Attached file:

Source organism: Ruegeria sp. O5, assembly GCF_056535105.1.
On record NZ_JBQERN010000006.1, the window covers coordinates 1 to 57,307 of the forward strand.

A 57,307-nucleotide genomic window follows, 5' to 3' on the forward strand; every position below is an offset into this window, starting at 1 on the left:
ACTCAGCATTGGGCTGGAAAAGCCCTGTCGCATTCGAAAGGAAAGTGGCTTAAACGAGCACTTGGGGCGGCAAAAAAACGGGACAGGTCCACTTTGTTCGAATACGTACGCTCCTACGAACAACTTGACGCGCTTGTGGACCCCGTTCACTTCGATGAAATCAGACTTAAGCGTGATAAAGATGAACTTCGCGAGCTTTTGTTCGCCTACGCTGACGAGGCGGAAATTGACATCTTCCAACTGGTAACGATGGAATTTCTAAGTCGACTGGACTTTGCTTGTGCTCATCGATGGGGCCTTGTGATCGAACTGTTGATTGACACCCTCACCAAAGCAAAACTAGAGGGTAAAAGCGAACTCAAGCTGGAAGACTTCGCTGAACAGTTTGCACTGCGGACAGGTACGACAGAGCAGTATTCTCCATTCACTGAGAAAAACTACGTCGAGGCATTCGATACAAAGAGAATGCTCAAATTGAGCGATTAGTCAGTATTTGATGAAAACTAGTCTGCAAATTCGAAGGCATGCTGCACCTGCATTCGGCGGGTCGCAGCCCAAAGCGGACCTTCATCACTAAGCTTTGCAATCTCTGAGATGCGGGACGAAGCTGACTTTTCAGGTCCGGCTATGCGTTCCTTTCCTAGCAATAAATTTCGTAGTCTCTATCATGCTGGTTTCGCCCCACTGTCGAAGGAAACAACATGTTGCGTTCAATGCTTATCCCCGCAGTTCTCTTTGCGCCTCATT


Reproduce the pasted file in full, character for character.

Source organism: Ruegeria sp. O5, assembly GCF_056535105.1.
On record NZ_JBQERN010000006.1, the window covers coordinates 1 to 57,307 of the forward strand.

A 57,307-nucleotide genomic window follows, 5' to 3' on the forward strand; every position below is an offset into this window, starting at 1 on the left:
ACTCAGCATTGGGCTGGAAAAGCCCTGTCGCATTCGAAAGGAAAGTGGCTTAAACGAGCACTTGGGGCGGCAAAAAAACGGGACAGGTCCACTTTGTTCGAATACGTACGCTCCTACGAACAACTTGACGCGCTTGTGGACCCCGTTCACTTCGATGAAATCAGACTTAAGCGTGATAAAGATGAACTTCGCGAGCTTTTGTTCGCCTACGCTGACGAGGCGGAAATTGACATCTTCCAACTGGTAACGATGGAATTTCTAAGTCGACTGGACTTTGCTTGTGCTCATCGATGGGGCCTTGTGATCGAACTGTTGATTGACACCCTCACCAAAGCAAAACTAGAGGGTAAAAGCGAACTCAAGCTGGAAGACTTCGCTGAACAGTTTGCACTGCGGACAGGTACGACAGAGCAGTATTCTCCATTCACTGAGAAAAACTACGTCGAGGCATTCGATACAAAGAGAATGCTCAAATTGAGCGATTAGTCAGTATTTGATGAAAACTAGTCTGCAAATTCGAAGGCATGCTGCACCTGCATTCGGCGGGTCGCAGCCCAAAGCGGACCTTCATCACTAAGCTTTGCAATCTCTGAGATGCGGGACGAAGCTGACTTTTCAGGTCCGGCTATGCGTTCCTTTCCTAGCAATAAATTTCGTAGTCTCTATCATGCTGGTTTCGCCCCACTGTCGAAGGAAACAACATGTTGCGTTCAATGCTTATCCCCGCAGTTCTCTTTGCGCCTCATT